Medicinal cannabis campaigner devastated by doctors’ comments
Letter in The Irish Times claims decriminalistion campaigns are Trojan horses
Vera Twomey says her daughter, who has severe epilepsy, is thriving since she started using medicinal cannabis and hasn’t been admitted to hospital in two years. Photograph: Nick Bradshaw
Medicinal cannabis campaigner Vera Twomey has said that she was “devastated” to read the comments of doctors in Monday’s Irish Times who criticised “the one sided debate on cannabis”.
Ireland is “sleepwalking” into the legalisation of cannabis on the back of a campaign of misinformation about the drug, claim doctors who have set up a new group to campaign against liberalisation.
They said they are treating ever-growing numbers of patients suffering a range of side effects caused by the drug.
Ms Twomey is calling for a balanced approach to the issue. She said she had to fight for two years to get medicinal cannabis for her daughter Ava Barry who has severe epilepsy.
“She’s at school today, she’s thriving, she hasn’t been admitted to hospital in two years. Now she’s having a life free of pain.”
It was very “very distressing” to see doctors “coming out and talking about Trojan horses”, she told RTÉ’s Today with Sean O’Rourke.
“Decriminalisation and ‘medicinal cannabis’ campaigns have proved to be effective Trojan horse strategies on the road to full legalisation and commercialisation elsewhere,” the doctors say in a letter published in The Irish Times today.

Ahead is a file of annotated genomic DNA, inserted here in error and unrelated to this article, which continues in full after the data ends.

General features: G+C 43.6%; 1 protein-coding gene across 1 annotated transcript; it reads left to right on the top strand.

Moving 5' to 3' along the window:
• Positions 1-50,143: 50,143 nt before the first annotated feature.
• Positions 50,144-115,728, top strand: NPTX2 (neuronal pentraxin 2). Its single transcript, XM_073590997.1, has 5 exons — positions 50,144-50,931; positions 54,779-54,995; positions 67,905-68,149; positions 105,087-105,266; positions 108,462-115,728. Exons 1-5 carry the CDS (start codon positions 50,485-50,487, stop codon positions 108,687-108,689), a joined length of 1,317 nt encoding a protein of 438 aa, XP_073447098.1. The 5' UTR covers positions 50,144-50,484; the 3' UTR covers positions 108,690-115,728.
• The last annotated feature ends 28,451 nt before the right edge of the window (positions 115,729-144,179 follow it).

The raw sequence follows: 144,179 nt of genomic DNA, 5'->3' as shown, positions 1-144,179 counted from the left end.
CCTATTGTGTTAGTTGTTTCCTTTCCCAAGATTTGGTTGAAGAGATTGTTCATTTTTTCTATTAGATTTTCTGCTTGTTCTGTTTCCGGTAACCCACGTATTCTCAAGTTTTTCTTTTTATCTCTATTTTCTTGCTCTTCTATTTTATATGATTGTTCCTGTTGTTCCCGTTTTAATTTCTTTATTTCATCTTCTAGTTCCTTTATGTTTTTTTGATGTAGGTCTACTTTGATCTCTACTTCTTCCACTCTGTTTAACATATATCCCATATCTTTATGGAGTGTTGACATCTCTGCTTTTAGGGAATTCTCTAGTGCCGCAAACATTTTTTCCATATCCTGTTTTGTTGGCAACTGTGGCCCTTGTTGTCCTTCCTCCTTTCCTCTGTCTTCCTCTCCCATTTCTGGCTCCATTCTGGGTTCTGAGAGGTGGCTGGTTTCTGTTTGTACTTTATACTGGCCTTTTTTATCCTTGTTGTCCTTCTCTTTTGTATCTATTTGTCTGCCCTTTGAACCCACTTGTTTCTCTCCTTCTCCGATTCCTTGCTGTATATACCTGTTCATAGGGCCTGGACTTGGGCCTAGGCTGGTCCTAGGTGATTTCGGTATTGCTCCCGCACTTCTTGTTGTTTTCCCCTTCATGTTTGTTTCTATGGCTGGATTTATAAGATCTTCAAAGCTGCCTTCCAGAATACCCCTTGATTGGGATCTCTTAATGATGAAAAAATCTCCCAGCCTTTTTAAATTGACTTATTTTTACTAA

People Before Profit TD Gino Kenny, who drafted the Cannabis for Medicinal Use Bill, described the letter from the doctors as “extraordinary” and said that some of the language used was “an insult for people campaigning for access to medicinal cannabis”.
In The Irish Times on Monday Dr Ray Walley, a GP in Dublin’s north inner city, said: “I’m concerned about the dishonest debate out there. Society, politics, the medical fraternity, too – we’re sleepwalking into this. The only place you read about cannabis now is in the business sections.”
However, Mr Kenny said that his Bill is not about reckless use, “this is about medical access. Some of this stuff (in the letter) is highly charged.”
He said he agreed with concern expressed about corporations getting involved in the production and sale of medicinal cannabis. “This is something that should be out of the hands of corporations and in a State company.
“Prohibition has failed. Let’s control and regulate and take it out of the hands of unscrupulous dealers.
“It is nonsense that it is a gateway drug.”